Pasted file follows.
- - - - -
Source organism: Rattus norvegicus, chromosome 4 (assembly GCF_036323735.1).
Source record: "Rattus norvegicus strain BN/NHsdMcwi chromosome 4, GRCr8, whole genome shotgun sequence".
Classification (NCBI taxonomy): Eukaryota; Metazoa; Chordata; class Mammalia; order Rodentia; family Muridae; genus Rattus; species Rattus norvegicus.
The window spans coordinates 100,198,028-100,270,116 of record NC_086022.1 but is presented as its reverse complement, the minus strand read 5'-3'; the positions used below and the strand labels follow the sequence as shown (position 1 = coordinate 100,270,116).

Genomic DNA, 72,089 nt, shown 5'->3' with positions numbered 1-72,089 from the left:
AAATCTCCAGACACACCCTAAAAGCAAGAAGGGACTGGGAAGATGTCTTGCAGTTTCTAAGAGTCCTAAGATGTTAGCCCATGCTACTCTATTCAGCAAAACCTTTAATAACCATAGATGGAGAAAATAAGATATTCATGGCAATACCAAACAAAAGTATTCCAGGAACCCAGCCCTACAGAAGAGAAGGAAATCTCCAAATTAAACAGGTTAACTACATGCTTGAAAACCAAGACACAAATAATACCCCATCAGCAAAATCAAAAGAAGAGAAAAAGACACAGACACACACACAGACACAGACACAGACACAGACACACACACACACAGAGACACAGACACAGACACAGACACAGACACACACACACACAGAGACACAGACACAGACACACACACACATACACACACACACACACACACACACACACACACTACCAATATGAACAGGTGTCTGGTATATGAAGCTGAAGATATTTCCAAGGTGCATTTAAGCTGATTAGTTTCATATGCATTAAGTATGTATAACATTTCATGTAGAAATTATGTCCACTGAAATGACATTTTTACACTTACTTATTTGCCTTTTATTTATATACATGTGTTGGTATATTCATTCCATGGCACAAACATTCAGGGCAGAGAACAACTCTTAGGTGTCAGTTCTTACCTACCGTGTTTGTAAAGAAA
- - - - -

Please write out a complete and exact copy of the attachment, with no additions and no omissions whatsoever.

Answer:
Source organism: Rattus norvegicus, chromosome 4 (assembly GCF_036323735.1).
Source record: "Rattus norvegicus strain BN/NHsdMcwi chromosome 4, GRCr8, whole genome shotgun sequence".
Classification (NCBI taxonomy): Eukaryota; Metazoa; Chordata; class Mammalia; order Rodentia; family Muridae; genus Rattus; species Rattus norvegicus.
The window spans coordinates 100,198,028-100,270,116 of record NC_086022.1 but is presented as its reverse complement, the minus strand read 5'-3'; the positions used below and the strand labels follow the sequence as shown (position 1 = coordinate 100,270,116).

Genomic DNA, 72,089 nt, shown 5'->3' with positions numbered 1-72,089 from the left:
AAATCTCCAGACACACCCTAAAAGCAAGAAGGGACTGGGAAGATGTCTTGCAGTTTCTAAGAGTCCTAAGATGTTAGCCCATGCTACTCTATTCAGCAAAACCTTTAATAACCATAGATGGAGAAAATAAGATATTCATGGCAATACCAAACAAAAGTATTCCAGGAACCCAGCCCTACAGAAGAGAAGGAAATCTCCAAATTAAACAGGTTAACTACATGCTTGAAAACCAAGACACAAATAATACCCCATCAGCAAAATCAAAAGAAGAGAAAAAGACACAGACACACACACAGACACAGACACAGACACAGACACACACACACACAGAGACACAGACACAGACACAGACACAGACACACACACACACAGAGACACAGACACAGACACACACACACATACACACACACACACACACACACACACACACACTACCAATATGAACAGGTGTCTGGTATATGAAGCTGAAGATATTTCCAAGGTGCATTTAAGCTGATTAGTTTCATATGCATTAAGTATGTATAACATTTCATGTAGAAATTATGTCCACTGAAATGACATTTTTACACTTACTTATTTGCCTTTTATTTATATACATGTGTTGGTATATTCATTCCATGGCACAAACATTCAGGGCAGAGAACAACTCTTAGGTGTCAGTTCTTACCTACCGTGTTTGTAAAGAAA